UK Film Lab Spotlight – Molly Matcham

Molly Matcham was one of our original UK Film Lab Beta Testers. This means that she has been with us since the very start of our film lab journey, and she has been a constant source of support and inspiration since those early days. It’s difficult to put into words how much support from Molly – and our other, loyal, long-term clients – means to us, but suffice to say we are incredibly proud and grateful.

Choosing images for this spotlight feature was incredibly difficult as Molly creates so many beautiful images every time she shoots. Her work is diverse in subject matter but united by her wonderful use of light, bright yet subtle colours, and overall from the genuine warmth that her images exude. We always feel that this comes from her warm spirit as a person. Her work always feels like it comes from the heart, and makes us want to be in the photograph, breathing in the fresh air.

But that’s enough from us, here is what Molly has to say about her photography. Following the Q & A are some of our favourite images, and you can find more at Molly’s website here and blog here.

Why do you take photographs? 

When you are in the present you don’t always think about it becoming an era. The still image is like a smell or a song, it has the power to take you back to a time that’s passed and you instantly remember those feelings. I love having the opportunity to record events through my eyes. I look for the beauty in the world, which is also a philosophy I like to live my life by.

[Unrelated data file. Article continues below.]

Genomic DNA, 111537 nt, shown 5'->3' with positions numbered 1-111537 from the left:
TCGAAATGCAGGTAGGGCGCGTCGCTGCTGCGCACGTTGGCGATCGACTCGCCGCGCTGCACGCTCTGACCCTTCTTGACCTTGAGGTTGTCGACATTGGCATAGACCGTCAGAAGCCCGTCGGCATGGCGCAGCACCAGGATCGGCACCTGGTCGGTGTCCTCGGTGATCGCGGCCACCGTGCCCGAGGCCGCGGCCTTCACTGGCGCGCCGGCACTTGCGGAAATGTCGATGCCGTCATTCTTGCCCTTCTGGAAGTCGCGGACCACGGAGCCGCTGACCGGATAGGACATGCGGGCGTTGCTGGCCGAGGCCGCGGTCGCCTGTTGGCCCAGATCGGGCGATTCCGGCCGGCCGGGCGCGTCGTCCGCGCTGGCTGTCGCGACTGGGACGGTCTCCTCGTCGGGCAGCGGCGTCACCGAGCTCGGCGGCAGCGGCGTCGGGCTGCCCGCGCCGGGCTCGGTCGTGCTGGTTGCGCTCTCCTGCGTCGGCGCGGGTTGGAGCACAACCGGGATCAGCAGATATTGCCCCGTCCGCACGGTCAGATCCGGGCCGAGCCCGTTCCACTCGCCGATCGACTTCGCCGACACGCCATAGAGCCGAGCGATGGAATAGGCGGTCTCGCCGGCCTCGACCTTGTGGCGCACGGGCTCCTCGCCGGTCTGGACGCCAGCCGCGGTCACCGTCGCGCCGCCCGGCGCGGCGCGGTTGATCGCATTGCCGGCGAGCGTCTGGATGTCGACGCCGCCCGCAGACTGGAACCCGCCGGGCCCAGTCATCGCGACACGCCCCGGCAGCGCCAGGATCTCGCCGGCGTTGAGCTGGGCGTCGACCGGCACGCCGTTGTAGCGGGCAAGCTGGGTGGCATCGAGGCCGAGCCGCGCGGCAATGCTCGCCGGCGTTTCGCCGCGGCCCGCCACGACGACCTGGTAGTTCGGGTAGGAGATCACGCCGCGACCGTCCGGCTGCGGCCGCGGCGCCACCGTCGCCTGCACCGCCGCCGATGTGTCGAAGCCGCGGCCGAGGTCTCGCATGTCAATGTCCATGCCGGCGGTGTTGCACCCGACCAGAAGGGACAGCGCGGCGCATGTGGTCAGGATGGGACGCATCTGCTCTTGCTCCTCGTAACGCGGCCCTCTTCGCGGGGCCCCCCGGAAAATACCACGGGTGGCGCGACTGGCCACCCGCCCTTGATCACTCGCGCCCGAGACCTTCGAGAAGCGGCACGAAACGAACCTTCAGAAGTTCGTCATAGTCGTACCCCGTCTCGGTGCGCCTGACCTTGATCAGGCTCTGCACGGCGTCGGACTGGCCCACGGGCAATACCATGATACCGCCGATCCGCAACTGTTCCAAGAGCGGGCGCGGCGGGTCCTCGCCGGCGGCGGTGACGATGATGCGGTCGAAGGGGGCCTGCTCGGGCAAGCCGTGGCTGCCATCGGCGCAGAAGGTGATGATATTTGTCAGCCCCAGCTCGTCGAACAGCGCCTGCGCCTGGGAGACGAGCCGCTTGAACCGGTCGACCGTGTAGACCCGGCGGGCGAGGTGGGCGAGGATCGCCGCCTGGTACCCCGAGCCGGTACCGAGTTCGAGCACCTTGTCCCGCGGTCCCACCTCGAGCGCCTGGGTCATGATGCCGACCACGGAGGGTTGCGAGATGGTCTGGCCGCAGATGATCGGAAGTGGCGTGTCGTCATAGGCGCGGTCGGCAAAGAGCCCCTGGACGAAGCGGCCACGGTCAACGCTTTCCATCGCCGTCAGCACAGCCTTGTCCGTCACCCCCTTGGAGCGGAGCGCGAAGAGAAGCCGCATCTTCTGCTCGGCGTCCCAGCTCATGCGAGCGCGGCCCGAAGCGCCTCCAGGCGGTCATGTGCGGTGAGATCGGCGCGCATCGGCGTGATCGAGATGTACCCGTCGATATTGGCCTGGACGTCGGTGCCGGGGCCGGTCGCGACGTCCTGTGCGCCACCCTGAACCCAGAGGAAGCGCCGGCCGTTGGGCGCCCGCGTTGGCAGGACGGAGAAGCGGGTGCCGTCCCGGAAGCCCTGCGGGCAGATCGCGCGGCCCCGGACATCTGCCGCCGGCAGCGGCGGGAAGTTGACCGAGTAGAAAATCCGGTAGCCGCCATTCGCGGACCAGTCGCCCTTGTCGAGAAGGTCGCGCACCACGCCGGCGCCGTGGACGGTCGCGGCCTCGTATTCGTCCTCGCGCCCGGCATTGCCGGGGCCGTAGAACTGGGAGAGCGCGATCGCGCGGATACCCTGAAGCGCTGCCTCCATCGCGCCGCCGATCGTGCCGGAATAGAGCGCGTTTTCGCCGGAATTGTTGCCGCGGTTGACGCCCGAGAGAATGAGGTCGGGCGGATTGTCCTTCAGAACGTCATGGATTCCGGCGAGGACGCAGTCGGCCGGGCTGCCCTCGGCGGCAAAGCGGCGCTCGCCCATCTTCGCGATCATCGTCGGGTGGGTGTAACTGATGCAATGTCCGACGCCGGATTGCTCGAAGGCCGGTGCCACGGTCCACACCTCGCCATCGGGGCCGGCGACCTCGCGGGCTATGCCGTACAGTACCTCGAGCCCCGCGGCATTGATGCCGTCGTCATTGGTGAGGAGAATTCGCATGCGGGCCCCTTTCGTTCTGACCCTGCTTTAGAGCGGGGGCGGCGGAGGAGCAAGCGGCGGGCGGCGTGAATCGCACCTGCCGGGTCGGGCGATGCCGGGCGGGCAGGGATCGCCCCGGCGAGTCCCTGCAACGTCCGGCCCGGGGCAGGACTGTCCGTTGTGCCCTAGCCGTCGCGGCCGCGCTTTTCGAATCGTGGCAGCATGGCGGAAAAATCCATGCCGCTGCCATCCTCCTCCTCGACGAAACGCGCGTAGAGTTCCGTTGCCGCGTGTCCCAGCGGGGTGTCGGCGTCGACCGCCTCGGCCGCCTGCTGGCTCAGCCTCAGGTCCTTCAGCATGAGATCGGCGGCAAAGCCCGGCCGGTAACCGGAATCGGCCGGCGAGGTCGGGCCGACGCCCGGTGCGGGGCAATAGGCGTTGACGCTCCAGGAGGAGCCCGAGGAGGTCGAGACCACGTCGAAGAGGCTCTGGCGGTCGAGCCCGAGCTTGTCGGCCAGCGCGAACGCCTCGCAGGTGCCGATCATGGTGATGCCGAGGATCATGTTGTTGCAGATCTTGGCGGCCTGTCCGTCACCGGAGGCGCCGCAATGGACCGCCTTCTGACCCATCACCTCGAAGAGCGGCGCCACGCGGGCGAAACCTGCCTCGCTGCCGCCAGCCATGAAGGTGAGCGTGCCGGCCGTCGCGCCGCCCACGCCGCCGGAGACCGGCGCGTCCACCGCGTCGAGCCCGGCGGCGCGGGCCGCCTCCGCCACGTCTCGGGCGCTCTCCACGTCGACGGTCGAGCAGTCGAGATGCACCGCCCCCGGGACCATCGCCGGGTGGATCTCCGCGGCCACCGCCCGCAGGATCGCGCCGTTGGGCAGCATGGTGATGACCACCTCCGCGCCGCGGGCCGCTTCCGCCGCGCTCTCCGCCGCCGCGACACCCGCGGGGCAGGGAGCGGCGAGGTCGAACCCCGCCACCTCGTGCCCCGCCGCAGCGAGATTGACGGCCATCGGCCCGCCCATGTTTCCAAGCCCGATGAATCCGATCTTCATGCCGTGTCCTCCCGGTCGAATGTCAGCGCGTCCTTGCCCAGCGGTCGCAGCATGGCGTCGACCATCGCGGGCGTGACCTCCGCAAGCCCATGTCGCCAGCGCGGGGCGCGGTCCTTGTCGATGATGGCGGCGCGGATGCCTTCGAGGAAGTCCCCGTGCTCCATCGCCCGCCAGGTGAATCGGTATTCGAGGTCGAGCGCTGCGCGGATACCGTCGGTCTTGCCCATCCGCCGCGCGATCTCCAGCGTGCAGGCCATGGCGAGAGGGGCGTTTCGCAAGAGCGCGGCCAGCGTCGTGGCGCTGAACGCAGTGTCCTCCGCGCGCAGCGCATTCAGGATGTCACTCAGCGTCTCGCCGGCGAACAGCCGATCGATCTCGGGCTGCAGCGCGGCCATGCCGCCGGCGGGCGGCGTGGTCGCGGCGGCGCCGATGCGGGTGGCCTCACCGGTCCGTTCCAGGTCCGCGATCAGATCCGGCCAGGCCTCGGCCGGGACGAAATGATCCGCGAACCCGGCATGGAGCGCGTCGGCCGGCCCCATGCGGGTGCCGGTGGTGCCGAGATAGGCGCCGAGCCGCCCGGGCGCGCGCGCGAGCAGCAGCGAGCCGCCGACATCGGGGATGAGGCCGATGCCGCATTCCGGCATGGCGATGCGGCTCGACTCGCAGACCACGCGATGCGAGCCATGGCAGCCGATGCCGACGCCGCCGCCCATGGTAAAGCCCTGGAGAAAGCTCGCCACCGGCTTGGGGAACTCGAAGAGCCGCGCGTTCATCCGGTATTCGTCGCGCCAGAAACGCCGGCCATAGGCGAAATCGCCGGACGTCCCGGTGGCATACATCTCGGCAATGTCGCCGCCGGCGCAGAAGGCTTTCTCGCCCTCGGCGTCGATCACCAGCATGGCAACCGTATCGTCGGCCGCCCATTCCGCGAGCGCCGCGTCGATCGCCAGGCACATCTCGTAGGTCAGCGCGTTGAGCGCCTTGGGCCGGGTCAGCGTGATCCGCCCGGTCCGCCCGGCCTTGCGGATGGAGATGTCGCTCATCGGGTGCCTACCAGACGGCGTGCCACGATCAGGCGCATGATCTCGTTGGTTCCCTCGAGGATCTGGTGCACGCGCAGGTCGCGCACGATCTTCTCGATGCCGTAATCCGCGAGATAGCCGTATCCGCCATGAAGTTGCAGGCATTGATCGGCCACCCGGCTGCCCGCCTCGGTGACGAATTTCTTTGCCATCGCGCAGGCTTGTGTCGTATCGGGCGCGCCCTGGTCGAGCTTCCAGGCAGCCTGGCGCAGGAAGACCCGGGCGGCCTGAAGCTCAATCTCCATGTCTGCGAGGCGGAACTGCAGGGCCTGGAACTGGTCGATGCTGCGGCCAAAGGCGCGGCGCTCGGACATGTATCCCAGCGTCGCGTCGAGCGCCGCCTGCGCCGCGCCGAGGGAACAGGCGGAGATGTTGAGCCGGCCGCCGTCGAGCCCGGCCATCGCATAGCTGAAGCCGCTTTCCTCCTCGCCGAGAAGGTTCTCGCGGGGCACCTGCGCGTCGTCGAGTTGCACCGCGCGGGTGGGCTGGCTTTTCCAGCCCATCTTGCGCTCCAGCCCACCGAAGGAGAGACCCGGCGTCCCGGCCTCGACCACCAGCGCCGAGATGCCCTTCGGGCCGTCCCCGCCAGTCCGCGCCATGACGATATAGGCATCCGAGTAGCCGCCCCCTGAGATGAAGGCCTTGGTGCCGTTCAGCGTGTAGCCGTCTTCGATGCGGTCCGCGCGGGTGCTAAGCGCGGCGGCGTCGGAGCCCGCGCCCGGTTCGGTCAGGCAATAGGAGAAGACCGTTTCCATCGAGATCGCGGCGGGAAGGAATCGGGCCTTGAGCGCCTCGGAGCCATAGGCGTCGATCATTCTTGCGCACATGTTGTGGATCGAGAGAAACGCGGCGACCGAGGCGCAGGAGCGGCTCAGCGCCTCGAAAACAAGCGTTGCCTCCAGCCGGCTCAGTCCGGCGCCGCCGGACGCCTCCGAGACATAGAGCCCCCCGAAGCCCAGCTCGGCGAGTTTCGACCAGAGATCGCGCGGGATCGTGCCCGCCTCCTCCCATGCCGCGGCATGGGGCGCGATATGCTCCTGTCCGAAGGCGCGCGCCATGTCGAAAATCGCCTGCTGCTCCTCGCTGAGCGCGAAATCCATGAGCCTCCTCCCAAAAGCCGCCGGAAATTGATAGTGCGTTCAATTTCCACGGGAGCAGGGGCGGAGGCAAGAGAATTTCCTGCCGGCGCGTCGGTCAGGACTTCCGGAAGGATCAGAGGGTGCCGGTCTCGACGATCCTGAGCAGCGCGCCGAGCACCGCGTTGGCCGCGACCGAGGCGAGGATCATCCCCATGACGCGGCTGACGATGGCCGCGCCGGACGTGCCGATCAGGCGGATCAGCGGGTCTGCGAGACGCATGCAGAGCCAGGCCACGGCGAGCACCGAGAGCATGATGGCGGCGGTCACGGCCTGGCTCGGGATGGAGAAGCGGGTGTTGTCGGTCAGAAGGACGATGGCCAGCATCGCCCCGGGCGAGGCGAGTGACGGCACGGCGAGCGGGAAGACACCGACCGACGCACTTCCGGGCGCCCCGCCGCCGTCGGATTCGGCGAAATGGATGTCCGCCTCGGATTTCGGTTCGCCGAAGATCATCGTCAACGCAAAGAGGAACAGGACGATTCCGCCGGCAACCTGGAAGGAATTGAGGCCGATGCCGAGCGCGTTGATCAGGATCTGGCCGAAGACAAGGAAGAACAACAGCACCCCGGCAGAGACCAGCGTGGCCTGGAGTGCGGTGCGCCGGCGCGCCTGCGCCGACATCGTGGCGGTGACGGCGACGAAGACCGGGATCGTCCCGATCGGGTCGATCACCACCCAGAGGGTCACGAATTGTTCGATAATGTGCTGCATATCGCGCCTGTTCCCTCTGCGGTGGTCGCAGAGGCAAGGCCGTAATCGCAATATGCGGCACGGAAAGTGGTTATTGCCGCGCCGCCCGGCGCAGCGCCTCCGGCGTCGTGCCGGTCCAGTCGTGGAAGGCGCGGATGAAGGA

I have the chance to document the special times in people’s lives, and the ordinary ones. That is such a privilege that I never tire of or fail to be inspired by.

You seem to draw a lot of your inspiration from family…could you tell us a little about that?

I am very lucky to have two (usually) willing subjects in my daughters. I love photographing children and being able to practice on my own has definitely helped when photographing others. They allow me the chance to be creative and try my ideas out on them. It is also important for me to try and tell their individual stories and their relationship with each other. That inspired me to start a project to photograph them in the same place every month. It has been a great experience as I’ve captured their physical and personal growth, the changing environment around them and my own personal development as a photographer. I just hope they will keep letting me try out daft projects on them for a while yet!

What else inspires you to create images?